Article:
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Using Toyota Kata to Overcome Racism

Posted by Dorsey Sherman

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Sep 9, 2020 3:10:38 PM

Businessman looking forward with binoculars cloudy background and graphs, charts around

In support of my friend, Deondra Wardelle and her work to end racism, I participated in a KaiNexus webinar a few weeks ago called “Sharing our Visions and Voices to #RootCaseRacism” (click here to see the recording) and was asked to speak about the obstacles to overcoming racism. 

Deondra was one of the original members of the over 500 women that make up “Women in Lean” – an online community started a year ago by myself, Karyn Ross, and Crystal Davis. The question about obstacles to overcoming racism was difficult to grapple with as I had to address the reasons for my own lack of action. I answered the obstacle question in the few minutes I had to speak during the webinar and have since reconsidered those obstacles in terms of the Toyota Kata model.  

I am a continuous improvement consultant and leadership coach. I started practicing Toyota Kata four years ago and have become such a believer (#katageek) that it is hard NOT to apply either the Improvement Kata or the Coaching Kata pattern. As was the intention of the author, Mike Rother, the patterns are a meta-skill that can be applied in any context. 

The Toyota Kata practice routine is comprised of four steps:


Toyota Kata practice routine
Step 1. Identify a Challenge:

During the webinar, Crystal Davis described working for an automotive plant that was dealing with quality problems. The leadership issued a challenge of getting to Zero Defects. Her first reaction was disbelief, but ultimately the idea made her feel excited and motivated. What if we could do it? Wouldn’t it be great? 

Along those lines, Crystal issued a challenge of getting to Zero Racism. 

If I think about my challenge in terms of the legacy I wish to create, it is to be a person who used her strengths of collaboration, relationship-building, mediation, coaching, lean thinking, as well as her quiet boldness and strength to end racism.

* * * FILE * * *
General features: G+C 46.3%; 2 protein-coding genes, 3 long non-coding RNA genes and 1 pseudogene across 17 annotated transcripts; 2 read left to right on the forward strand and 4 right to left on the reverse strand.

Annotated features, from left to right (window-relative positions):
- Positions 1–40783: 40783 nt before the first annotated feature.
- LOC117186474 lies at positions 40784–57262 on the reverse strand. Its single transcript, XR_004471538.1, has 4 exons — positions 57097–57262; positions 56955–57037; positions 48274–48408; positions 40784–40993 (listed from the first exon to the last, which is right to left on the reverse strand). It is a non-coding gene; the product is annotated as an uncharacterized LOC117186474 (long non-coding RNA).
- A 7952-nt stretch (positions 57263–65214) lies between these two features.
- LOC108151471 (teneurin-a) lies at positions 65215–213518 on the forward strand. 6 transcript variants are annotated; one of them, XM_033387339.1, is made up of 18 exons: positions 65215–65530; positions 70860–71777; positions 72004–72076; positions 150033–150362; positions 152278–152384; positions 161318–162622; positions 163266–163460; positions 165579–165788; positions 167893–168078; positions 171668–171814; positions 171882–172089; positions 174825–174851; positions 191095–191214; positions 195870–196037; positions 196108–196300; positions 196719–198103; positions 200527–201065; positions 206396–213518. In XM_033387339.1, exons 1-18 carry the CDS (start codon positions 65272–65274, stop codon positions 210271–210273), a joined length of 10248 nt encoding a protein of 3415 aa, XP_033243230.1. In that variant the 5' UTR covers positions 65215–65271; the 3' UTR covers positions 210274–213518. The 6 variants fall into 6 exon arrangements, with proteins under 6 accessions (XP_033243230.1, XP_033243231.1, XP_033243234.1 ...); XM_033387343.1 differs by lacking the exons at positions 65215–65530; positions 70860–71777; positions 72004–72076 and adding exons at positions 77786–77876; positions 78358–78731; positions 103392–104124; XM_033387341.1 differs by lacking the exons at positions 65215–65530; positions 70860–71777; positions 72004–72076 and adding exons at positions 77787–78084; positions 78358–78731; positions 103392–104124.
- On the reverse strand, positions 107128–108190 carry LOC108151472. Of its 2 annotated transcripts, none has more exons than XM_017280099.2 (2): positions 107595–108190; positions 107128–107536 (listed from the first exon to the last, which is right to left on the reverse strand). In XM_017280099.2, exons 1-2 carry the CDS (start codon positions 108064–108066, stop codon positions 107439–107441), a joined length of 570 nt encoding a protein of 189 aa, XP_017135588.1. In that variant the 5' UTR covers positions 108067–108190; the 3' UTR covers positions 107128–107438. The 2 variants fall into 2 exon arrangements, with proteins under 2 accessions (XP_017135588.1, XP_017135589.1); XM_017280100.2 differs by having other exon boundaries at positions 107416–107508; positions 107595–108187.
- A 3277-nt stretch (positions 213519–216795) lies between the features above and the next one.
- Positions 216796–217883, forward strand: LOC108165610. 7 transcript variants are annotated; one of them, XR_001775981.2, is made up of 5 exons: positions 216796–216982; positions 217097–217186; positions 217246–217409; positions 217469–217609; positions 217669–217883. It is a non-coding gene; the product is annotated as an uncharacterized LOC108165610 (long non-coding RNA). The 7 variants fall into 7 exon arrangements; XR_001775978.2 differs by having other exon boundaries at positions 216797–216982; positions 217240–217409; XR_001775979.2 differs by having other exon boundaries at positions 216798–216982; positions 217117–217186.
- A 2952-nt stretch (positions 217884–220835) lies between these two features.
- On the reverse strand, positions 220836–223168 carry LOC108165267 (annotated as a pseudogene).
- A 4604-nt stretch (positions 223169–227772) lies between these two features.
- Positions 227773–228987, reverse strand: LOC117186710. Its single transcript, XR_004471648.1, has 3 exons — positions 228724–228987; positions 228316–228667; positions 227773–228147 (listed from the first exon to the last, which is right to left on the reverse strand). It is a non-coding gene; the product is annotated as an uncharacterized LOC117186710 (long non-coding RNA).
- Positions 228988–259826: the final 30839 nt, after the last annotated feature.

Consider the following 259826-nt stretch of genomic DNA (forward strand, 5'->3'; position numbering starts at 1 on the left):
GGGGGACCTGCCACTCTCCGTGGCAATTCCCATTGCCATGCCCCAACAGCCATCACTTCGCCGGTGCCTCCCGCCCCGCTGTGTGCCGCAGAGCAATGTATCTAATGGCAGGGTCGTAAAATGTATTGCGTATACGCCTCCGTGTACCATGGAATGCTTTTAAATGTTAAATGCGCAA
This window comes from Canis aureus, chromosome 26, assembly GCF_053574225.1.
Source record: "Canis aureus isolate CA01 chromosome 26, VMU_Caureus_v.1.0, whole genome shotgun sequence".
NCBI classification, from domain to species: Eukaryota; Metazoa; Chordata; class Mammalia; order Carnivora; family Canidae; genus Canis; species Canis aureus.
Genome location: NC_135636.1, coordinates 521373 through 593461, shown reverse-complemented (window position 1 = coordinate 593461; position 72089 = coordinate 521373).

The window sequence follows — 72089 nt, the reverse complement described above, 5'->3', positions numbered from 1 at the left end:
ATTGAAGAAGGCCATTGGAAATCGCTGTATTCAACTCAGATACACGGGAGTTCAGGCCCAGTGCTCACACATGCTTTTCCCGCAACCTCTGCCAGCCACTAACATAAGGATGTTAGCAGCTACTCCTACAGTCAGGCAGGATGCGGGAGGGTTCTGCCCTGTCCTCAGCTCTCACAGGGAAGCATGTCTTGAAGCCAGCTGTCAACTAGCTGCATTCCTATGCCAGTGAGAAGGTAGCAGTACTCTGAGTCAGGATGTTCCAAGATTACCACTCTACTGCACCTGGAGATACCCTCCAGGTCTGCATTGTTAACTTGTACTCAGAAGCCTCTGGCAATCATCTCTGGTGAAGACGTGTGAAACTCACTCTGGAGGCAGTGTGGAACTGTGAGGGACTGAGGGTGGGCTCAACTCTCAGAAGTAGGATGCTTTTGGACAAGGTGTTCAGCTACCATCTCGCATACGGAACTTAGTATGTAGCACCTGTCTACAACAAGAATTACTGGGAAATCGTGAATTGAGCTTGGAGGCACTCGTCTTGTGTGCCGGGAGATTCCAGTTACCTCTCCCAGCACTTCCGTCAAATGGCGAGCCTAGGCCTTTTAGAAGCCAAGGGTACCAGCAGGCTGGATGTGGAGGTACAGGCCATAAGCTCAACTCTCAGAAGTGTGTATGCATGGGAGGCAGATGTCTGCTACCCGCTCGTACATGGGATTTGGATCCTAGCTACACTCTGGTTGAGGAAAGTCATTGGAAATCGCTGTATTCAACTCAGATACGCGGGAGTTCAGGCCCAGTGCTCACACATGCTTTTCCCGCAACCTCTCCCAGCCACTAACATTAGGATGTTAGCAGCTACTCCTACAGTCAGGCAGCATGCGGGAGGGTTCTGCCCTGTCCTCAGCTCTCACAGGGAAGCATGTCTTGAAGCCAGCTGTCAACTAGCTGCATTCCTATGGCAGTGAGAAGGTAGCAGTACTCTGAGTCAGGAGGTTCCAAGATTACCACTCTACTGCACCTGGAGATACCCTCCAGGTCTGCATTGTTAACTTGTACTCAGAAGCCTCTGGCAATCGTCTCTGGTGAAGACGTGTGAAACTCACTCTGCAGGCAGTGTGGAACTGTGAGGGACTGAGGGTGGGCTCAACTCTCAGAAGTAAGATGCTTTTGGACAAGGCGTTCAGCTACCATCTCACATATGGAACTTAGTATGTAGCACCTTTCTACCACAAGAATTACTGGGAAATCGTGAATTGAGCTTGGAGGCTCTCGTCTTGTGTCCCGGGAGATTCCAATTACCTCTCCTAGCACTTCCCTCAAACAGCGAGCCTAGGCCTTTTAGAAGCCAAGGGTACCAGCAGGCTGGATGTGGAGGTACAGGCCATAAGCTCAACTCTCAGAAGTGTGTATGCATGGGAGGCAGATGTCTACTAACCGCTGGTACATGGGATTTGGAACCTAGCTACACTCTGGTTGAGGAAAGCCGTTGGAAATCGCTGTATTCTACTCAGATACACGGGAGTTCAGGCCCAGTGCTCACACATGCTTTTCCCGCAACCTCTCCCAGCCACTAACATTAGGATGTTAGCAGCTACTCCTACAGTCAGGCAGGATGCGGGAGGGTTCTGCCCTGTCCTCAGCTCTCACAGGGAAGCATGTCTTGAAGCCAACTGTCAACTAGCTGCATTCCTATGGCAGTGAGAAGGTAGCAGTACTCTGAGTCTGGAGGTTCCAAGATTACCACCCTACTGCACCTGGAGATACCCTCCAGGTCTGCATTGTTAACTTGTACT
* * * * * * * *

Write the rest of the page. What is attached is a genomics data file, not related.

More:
The focus process I will be working on is the only one I can control – myself. My daily behavior, education, thoughts, emotions, actions as they relate to racism.

Step 2. Current Condition (prior to George Floyd's murder on May 25, 2020 and prior to COVID-19):

I am a solo entrepreneur, wife, and mother to two teenagers. A typical day involved working with clients and working on my business. Racism was not a topic I thought much about day to day. I live in an almost completely white community and work from home. After a full day of work, dinner, helping with homework, and driving kids around to volleyball, soccer, cello and choir, I chose comfort and relaxation in the form of a gin and tonic, the British Baking Show, 90 Day Fiancé, a novel followed by a scroll through Instagram or Facebook.

Step 3. Target Condition (achieve by November 1, 2020):

After George Floyd was murdered, and I saw the signs of protestors that read ‘Silence=Violence’ and ‘White Silence is Complicit,’ I realized they were talking about me. 

I wanted to be an anti-racist and an ally to the Black Lives Matter movement. 

A target condition is a condition – a description of a future process or state and not a set of actions. So, if I were to time travel one month in the future, what would I see if I were to observe my thoughts, emotions and actions?

  1. A person who is informed about and continues to seek out and learn more about racial injustice. 
  2. A person who is willing to embrace the discomfort that comes from learning about the impact of racism and asks herself, how can I help?  
  3. I would see a person who is reading, watching and listening to how racism is playing out in our society as well as someone who uses her influence to introduce these topics at work, at home and within her community. 


Step 4. Obstacles (what is keeping me from achieve the target?):

  1. I don’t want to be upset. I don’t want to feel what I think will be sadness, anger, frustration, powerlessness, and also helplessness after I start watching, listening and reading. At the end of the day, I’m tired and I want a break from the stress of daily life, and I know that this desire to be comfortable is an obstacle to overcoming racism.
  2. The second obstacle is the idea pointed out by both Robin DiAngelo in her book, White Fragility and by Austin Channing Brown in her memoir I’m Still Here, I considered racism as an overt act of hatred towards a person of color. I knew that more Black people were in jail than white people, and so definitely recognized the idea of systemic racism, but for the most part when I think of a racist person – I think of a bad person. I consider myself a good person and therefore, not racist. This binary construct of racism kept me from seeing my own racism. This thought also kept me from taking action because ‘I’m not racist. I’m not the bad one. I don’t need to do anything.’
  3. I have been socialized as a white privileged woman to make sure other people are happy and comfortable. The message I’ve gotten is to keep my voice down, my feelings under control, and make sure everyone else is doing fine. That training is an obstacle to racism. Because when a joke, a comment or even an overt racial slur is made, I have stayed silent. I don’t want it to be awkward. I don’t want to make the other person feel uncomfortable – because then I would feel uncomfortable.